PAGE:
Mathematical Problems in Engineering

Volume 2017, Article ID 1717095, 9 pages

https://doi.org/10.1155/2017/1717095

## One-Dimension Nonisentropic Model for the Flow of Aluminized Explosive Products

^{1}College of Electron-Mechanics Engineering, Beijing Institute of Technology, Beijing 100081, China^{2}State Key Laboratory of Explosion Science and Technology, Beijing Institute of Technology, Beijing 100081, China

Correspondence should be addressed to Cheng Wu; nc.ude.tib@uwgnehc

Received 3 January 2017; Accepted 22 February 2017; Published 4 April 2017

Academic Editor: Babak Shotorban

Copyright © 2017 Ji Duan et al. This is an open access article distributed under the Creative Commons Attribution License, which permits unrestricted use, distribution, and reproduction in any medium, provided the original work is properly cited.

#### Abstract

A new analytic model of aluminized explosive products based on the method of characteristics for planar isentropic flow is proposed herein. The contribution of Al oxidation in the explosion products is investigated analytically. The flow behind the detonation front cannot be treated as isentropic due to the Al oxidation in the products. To solve the nonisentropic flow field of aluminized explosives products analytically, the assumption of local isentropic process is proposed. Based on this assumption, the flow field behind the detonation front of aluminized explosive is a function of only the reacted aluminum mass fraction in each time range. The metal plate test was conducted with the metal plate driven by RDX/Al/wax (76/20/4) and RDX/LiF/wax (76/20/4). The reacted aluminum mass can be obtained indirectly from the experiment results. The reacted aluminum mass was then applied to the analytic model, and the velocity of metal plate driven by RDX/Al/wax (76/20/4) and RDX/LiF/wax (76/20/4) was calculated. The final velocity of the metal plate driven by RDX/Al/wax was 7.8% higher than that driven by RDX/LiF/wax.

#### 1. Introduction

The addition of aluminum to condensed explosives to increase the total energy release of the explosive is common practice. Aluminum in its powdered form generally does not react quickly enough to contribute to the detonation front itself [1]; however, it can react in the products of the condensed phase explosive or in the surrounding atmosphere, significantly contributing to the strength and acceleration of the blast wave.

Often, a multiphase computational fluid dynamics (CFD) model is used (Frost et al. [2, 3], Zhang et al. [4], Ripley et al. [5], Milne et al. [6], Cooper et al. [7], Massoni et al. [8], Kim et al. [9], etc.) to predict the conditions for metal particle reaction in explosives. Mesoscale modeling with hydrocodes is also widely used (Frost et al. [10], Ripley et al. [11], Zhang et al. [12], Milne et al. [6], etc.). Although these models can, in principle, describe a great amount of detail about the phenomena of interest, developing an analytic model that captures the key elements of the problem in a way that makes the dominant features easily discernible would be preferred. Just like the classical Seshadri formulation [13] analytically describes the structure of premixed flames propagating in a uniform cloud of fuel particles. To establish the analytic model, the author simplified the problem and made some assumptions (gravitational effects, diffusion caused by pressure gradient, and heat transport by radiation is negligible). The Seshadri formulation is used to analyze the flame propagating under normal pressure and temperature. It is not suitable to analyze the combustion of Al and detonation products under high pressure and temperature. In this paper, we have developed a new model based on the classical theory for ideal explosive products (Taylor [14]) that incorporates the oxidation of Al in the products, allowing us to analytically investigate the contribution of Al oxidation in the detonation product.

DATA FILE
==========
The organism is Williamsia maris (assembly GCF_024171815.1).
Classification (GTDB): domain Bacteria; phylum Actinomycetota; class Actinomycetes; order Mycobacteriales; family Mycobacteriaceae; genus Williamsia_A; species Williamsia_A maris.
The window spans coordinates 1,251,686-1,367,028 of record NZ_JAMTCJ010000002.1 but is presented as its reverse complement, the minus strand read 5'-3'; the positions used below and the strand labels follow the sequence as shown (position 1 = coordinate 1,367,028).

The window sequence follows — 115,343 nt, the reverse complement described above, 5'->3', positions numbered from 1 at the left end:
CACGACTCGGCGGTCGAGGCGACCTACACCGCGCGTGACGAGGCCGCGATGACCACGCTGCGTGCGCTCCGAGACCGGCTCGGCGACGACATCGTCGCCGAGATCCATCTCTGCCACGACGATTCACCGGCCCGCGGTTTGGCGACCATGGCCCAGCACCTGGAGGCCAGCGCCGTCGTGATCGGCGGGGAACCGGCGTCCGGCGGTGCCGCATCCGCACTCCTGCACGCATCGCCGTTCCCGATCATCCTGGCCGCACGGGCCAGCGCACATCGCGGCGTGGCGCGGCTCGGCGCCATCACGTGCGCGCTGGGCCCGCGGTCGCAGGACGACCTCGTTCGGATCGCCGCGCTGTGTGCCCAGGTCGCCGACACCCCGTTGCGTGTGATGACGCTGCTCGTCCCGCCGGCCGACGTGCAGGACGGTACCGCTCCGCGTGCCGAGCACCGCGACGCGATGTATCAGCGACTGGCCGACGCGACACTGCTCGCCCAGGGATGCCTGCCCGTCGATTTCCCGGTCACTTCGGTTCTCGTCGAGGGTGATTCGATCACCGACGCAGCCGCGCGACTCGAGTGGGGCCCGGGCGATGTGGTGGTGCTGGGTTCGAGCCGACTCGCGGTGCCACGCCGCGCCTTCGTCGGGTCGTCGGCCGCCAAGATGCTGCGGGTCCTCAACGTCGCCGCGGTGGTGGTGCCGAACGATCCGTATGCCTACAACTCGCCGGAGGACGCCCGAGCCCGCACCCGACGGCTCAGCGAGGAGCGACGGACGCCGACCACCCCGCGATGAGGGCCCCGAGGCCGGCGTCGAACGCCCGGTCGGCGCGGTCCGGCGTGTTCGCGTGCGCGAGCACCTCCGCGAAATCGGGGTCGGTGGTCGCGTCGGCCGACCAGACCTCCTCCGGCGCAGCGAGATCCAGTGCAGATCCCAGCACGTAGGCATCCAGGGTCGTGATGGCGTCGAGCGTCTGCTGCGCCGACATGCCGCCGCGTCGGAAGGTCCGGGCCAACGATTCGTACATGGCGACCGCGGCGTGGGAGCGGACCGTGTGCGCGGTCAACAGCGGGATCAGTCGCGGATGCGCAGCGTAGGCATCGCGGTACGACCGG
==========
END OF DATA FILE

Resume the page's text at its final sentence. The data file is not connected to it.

The flow behind the detonation front of the aluminized explosive is more complex than the flow behind the detonation front of an ideal explosive. To analytically solve the flow behind the detonation front of the aluminized explosive, it is necessary to make some assumptions. For example, we propose an assumption called local isentropic process, which enables the conclusion that the flow field behind the detonation front of aluminized explosive is only a function of the reacted aluminum mass fraction at each time. A metal plate test was conducted to obtain the velocity of the plate and, indirectly, the mass fraction of reacted aluminum powder. Applying the model and the described assumptions, we calculated the velocity of metal plate driven by the RDX/Al/wax (76/20/4) and RDX/LiF/wax (76/20/4). The final velocity driven by RDX/Al/wax is 7.8% higher than the final velocity driven by RDX/LiF/wax. We then compared the test result with the result calculated by our analytic model and found that the final velocity of metal plate driven by the RDX/Al/wax (76/20/4) calculated by the analytic model is 4.5% higher than the test result.